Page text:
History of slavery

The history of slavery spans many cultures, nationalities, and religions from ancient times to the present day. Likewise, its victims have come from many different ethnicities and religious groups. The social, economic, and legal positions of slaves have differed vastly in different systems of slavery in different times and places.[1]

Slavery occurs relatively rarely among hunter-gatherer populations[2] because it develops under conditions of social stratification.[3] Slavery operated in the first civilizations (such as Sumer in Mesopotamia,[4] which dates back as far as 3500 BC). Slavery features in the Mesopotamian Code of Hammurabi (c. 1860 BCE), which refers to it as an established institution.[5] Slavery was widespread in the ancient world. It was found in almost every ancient civilization, including the Roman Empire. It became less common throughout Europe during the Early Middle Ages, although it continued to be practiced in some areas. Both Christians and Muslims captured each other as slaves during centuries of warfare in the Mediterranean.[6] Islamic slavery encompassed mainly Western and Central Asia, Northern and Eastern Africa, India, and Europe from the 7th to the 20th century. The Dutch, French, Spanish, Portuguese, British and a number of West African kingdoms played a prominent role in the Atlantic slave trade, especially after 1600.

Although slavery is no longer legal anywhere in the world, human trafficking remains an international problem and an estimated 25-40 million people were enslaved as of 2013, the majority in Asia.[7] During the 1983–2005 Second Sudanese Civil War people were taken into slavery.[8] Evidence emerged in the late 1990s of systematic child-slavery and trafficking on cacao plantations in West Africa.[9]

Slavery in the 21st century continues and generates $150 billion in annual profits; modern transportation has made human trafficking easier.[10] Regions with armed conflict have vulnerable populations.[11] In 2019 there were an estimated 40 million people worldwide subject to some form of slavery, 25% of them children.[10] 61%[nb 1] are used for forced labor, mostly in the private sector. 38%[nb 2] live in forced marriages.[10] Other types of modern slavery are child soldiers, sex trafficking, and sexual slavery.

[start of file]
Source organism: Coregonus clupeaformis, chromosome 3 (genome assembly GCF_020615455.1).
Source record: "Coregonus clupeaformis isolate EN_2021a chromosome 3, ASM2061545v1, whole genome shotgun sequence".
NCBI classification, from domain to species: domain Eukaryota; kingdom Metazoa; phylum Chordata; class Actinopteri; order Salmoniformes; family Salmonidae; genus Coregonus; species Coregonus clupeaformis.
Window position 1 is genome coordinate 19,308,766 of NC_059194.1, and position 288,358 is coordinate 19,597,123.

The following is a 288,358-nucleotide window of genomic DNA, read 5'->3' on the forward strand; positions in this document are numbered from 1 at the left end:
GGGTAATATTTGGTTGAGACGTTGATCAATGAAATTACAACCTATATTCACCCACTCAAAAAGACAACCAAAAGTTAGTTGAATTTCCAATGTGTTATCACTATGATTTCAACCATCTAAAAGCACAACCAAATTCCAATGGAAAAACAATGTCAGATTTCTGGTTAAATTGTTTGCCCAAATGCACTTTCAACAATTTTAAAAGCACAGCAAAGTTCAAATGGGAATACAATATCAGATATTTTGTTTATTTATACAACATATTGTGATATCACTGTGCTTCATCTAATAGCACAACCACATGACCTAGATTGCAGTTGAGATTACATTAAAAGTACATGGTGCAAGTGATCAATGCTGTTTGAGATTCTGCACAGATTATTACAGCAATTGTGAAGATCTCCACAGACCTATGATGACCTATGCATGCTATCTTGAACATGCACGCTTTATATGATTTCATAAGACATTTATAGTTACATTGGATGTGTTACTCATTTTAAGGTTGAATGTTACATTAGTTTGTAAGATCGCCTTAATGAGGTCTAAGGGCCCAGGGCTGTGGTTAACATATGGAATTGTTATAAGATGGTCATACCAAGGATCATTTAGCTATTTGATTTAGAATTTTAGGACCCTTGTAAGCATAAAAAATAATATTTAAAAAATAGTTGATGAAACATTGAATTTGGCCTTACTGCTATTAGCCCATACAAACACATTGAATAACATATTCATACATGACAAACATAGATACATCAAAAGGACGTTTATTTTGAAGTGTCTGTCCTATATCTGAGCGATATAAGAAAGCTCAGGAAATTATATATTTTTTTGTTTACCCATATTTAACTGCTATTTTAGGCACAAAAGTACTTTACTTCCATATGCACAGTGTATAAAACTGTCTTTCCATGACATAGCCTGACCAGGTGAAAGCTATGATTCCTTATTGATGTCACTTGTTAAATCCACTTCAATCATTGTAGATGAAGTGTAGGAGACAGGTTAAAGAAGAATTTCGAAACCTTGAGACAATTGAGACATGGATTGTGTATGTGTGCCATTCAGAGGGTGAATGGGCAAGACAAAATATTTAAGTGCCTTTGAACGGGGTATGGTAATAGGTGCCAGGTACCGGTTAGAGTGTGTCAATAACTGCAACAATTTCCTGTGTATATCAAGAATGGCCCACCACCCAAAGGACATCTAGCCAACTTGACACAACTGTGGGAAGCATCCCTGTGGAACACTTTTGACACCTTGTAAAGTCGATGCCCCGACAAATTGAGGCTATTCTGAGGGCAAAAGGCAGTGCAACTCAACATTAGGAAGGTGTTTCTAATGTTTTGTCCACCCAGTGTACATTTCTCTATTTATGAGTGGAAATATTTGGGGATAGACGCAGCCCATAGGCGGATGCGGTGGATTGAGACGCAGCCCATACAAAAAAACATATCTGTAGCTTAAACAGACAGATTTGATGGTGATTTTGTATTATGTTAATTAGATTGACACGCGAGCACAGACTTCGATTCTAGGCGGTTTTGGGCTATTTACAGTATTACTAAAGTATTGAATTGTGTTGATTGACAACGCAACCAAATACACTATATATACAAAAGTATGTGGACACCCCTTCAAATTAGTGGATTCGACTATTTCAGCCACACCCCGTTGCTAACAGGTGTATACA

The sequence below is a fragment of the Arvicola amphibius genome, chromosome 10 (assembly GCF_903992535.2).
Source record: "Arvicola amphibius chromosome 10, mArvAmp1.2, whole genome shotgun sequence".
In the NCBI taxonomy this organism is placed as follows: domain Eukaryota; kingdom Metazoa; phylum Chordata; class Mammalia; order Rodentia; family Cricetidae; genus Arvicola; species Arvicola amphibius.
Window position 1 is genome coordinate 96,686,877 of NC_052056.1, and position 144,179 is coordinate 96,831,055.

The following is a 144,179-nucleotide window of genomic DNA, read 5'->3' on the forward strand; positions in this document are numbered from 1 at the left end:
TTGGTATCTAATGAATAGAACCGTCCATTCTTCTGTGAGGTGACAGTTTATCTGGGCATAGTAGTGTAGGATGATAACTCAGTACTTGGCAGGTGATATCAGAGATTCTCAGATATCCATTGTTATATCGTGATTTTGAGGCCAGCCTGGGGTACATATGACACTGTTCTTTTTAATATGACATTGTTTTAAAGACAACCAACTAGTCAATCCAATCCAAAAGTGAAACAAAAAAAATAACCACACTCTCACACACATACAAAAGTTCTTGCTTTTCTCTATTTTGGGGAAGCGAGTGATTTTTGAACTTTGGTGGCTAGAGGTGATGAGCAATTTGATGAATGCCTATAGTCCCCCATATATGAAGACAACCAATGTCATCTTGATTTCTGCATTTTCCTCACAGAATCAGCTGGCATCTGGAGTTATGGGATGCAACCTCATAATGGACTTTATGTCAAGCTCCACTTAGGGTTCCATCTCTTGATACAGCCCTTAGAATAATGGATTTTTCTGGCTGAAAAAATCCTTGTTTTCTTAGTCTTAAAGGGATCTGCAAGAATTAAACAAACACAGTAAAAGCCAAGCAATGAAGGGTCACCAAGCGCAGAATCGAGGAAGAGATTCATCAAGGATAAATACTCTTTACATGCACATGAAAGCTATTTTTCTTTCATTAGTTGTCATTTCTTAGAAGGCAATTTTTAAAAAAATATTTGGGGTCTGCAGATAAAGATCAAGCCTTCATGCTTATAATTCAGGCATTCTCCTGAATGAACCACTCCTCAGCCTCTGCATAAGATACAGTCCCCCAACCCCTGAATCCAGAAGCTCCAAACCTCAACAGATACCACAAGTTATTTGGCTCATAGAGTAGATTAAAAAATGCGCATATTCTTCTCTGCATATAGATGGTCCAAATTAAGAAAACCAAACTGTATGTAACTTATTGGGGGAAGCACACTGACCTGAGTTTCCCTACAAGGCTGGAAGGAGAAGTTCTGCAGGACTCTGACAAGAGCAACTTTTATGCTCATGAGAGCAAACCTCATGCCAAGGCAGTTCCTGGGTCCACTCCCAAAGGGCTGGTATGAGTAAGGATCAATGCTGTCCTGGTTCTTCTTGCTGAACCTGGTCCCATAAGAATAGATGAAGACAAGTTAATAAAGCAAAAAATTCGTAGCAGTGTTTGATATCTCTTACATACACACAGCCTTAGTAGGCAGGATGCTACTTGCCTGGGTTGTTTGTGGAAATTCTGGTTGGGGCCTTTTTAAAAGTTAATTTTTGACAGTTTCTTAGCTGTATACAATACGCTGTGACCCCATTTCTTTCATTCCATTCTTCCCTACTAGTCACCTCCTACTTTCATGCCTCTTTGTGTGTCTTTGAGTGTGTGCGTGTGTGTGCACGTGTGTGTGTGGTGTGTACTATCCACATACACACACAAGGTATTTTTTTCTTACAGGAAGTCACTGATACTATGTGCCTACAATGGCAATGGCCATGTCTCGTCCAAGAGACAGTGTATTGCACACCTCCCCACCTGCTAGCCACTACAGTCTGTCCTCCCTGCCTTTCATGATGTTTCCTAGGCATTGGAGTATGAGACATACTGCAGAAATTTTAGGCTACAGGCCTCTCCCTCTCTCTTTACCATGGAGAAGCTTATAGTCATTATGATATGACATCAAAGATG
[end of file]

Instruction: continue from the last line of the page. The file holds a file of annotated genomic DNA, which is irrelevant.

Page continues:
1. ^ Klein, Herbert S.; III, Ben Vinson (2007). African Slavery in Latin America and the Caribbean (2nd ed.). New York [etc.]: Oxford University Press. ISBN 978-0195189421.
  2. ^ Smith, Eric Alden; Hill, Kim; Marlowe, Frank; Nolin, David; Wiessner, Polly; Gurven, Michael; Bowles, Samuel; Mulder, Monique Borgerhoff; Hertz, Tom; Bell, Adrian (February 2010). "Wealth Transmission and Inequality Among Hunter-Gatherers". Current Anthropology. 51 (1): 19–34. doi:10.1086/648530. PMC 2999363. PMID 21151711. Summary characteristics of hunter-gatherer societies in the Standard Cross-Cultural Sample (SCSS). [...] Social stratification [: ...] Hereditary slavery 24% [...].
  3. ^ Wanzola, Hamba (30 November 2012). Rediscovering the Hidden World: The Changing Human Geography of Kongo. Xlibris Corporation. p. 72. ISBN 978-1479751914. Slavery is rare among hunter-gatherer populations as slavery depends on a system of social stratification.
  4. ^ Tetlow, Elisabeth Meier (2004). "Sumer". Women, Crime and Punishment in Ancient Law and Society: Volume 1: The Ancient Near East. Women, Crime, and Punishment in Ancient Law and Society. 1. New York: A&C Black. p. 7. ISBN 9780826416285. Retrieved 17 March 2019. In Sumer, as in most ancient societies, the institution of slavery existed as an integral part of the social and economic structure. Sumer was not, however, a slavery based economy.
  5. ^ "Mesopotamia: The Code of Hammurabi". Archived from the original on 14 May 2011. e.g. Prologue, "the shepherd of the oppressed and of the slaves" Code of Laws No. 307, "If any one buy from the son or the slave of another man".
  6. ^ Ariel Salzmann (2013). "Migrants in Chains: On the Enslavement of Muslims in Renaissance and Enlightenment Europe". Religions. Between the Renaissance and the French Revolution, hundreds of thousands of Muslim men and women from the southern and eastern shores of the Mediterranean were forcibly transported to Western Europe.
  7. ^ "Inaugural Global Slavery Index Reveals more Than 29 Million people Living In Slavery". Global Slavery Index 2013. 4 October 2013. Archived from the original on 7 April 2016. Retrieved 17 October 2013.
  8. ^ "Slavery, Abduction and Forced Servitude in Sudan". US Department of State. 22 May 2002. Retrieved 20 March 2014.
  9. ^ Cite error: The named reference theAustralian-20867 was invoked but never defined (see the help page).
  10. ^ a b c Kate Hodal (31 May 2016). "One in 200 people is a slave. Why?". The Guardian.
  11. ^ "10 countries with the highest prevalence of modern slavery". Global Slavery Index. Retrieved 3 June 2020.


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